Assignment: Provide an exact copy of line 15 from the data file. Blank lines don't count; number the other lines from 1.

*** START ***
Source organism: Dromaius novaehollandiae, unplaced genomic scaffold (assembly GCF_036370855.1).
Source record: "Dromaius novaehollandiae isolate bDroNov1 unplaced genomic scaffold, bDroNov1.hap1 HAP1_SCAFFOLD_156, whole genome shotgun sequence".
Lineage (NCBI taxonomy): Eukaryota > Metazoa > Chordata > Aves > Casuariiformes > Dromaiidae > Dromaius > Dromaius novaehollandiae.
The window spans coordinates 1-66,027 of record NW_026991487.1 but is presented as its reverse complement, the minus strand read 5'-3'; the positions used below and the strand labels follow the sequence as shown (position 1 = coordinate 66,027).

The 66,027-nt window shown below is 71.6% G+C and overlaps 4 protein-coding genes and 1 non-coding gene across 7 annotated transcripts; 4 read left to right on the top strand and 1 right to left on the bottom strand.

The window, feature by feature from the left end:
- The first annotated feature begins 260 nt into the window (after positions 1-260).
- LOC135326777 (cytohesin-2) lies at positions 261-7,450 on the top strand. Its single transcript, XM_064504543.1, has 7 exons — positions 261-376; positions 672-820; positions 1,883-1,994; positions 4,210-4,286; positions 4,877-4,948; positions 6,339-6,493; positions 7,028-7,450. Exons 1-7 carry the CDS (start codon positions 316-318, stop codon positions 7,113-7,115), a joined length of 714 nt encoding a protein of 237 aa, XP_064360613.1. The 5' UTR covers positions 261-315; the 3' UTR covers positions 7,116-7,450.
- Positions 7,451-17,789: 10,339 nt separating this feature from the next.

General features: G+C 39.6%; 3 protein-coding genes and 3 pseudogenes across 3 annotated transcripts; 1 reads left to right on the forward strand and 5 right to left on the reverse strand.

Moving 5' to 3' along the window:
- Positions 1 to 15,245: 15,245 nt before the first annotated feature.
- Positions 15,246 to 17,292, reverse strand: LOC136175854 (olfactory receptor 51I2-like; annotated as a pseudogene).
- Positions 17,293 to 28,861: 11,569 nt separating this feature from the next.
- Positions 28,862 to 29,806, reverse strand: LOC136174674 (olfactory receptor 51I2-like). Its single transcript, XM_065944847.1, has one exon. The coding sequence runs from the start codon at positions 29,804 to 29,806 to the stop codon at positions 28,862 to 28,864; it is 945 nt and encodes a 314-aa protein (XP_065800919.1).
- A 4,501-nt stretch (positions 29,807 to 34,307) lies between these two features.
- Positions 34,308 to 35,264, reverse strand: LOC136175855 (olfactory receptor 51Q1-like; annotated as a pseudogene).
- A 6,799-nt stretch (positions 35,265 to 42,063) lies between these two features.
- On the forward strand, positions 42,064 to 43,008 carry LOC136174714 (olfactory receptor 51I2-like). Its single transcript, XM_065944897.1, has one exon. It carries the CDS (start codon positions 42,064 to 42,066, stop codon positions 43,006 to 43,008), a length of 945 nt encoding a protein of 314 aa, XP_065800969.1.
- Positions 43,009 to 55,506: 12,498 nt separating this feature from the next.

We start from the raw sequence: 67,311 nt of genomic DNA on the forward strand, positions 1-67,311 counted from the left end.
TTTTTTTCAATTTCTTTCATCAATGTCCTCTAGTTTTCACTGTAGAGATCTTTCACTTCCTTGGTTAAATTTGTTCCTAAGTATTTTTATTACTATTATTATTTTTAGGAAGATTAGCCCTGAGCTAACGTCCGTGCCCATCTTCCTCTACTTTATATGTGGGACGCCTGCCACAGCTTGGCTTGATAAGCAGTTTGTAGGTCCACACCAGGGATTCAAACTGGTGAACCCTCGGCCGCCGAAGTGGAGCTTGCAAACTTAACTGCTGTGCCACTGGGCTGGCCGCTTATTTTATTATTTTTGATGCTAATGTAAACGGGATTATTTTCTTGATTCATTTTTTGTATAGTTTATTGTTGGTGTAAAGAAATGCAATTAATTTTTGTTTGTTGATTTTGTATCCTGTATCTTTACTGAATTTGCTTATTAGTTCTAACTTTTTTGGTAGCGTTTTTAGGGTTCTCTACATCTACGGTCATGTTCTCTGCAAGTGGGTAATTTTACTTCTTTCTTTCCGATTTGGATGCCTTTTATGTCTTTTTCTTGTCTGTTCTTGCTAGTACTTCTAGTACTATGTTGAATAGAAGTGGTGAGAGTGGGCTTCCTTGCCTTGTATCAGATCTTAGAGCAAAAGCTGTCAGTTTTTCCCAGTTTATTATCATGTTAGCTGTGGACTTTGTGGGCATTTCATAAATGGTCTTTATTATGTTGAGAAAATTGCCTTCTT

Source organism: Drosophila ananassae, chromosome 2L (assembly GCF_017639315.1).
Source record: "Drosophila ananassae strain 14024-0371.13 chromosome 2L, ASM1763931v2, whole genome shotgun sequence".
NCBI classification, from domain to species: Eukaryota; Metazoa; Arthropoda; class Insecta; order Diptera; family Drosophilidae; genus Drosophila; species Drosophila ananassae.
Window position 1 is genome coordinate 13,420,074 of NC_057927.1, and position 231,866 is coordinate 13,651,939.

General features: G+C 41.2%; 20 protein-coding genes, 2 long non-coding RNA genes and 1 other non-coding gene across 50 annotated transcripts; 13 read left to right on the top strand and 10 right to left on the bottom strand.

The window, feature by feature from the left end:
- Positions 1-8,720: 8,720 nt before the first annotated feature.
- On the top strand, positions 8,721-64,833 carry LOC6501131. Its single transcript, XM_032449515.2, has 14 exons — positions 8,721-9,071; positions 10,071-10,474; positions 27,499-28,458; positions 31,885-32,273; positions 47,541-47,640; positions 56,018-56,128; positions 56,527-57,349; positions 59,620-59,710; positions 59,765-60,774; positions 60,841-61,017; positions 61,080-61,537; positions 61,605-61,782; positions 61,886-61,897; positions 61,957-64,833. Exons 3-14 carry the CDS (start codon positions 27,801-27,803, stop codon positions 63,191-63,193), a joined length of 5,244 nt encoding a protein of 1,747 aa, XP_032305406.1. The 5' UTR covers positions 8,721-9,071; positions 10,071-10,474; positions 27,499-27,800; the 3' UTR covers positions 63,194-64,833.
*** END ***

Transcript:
- Positions 28,862 to 29,806, reverse strand: LOC136174674 (olfactory receptor 51I2-like). Its single transcript, XM_065944847.1, has one exon. The coding sequence runs from the start codon at positions 29,804 to 29,806 to the stop codon at positions 28,862 to 28,864; it is 945 nt and encodes a 314-aa protein (XP_065800919.1).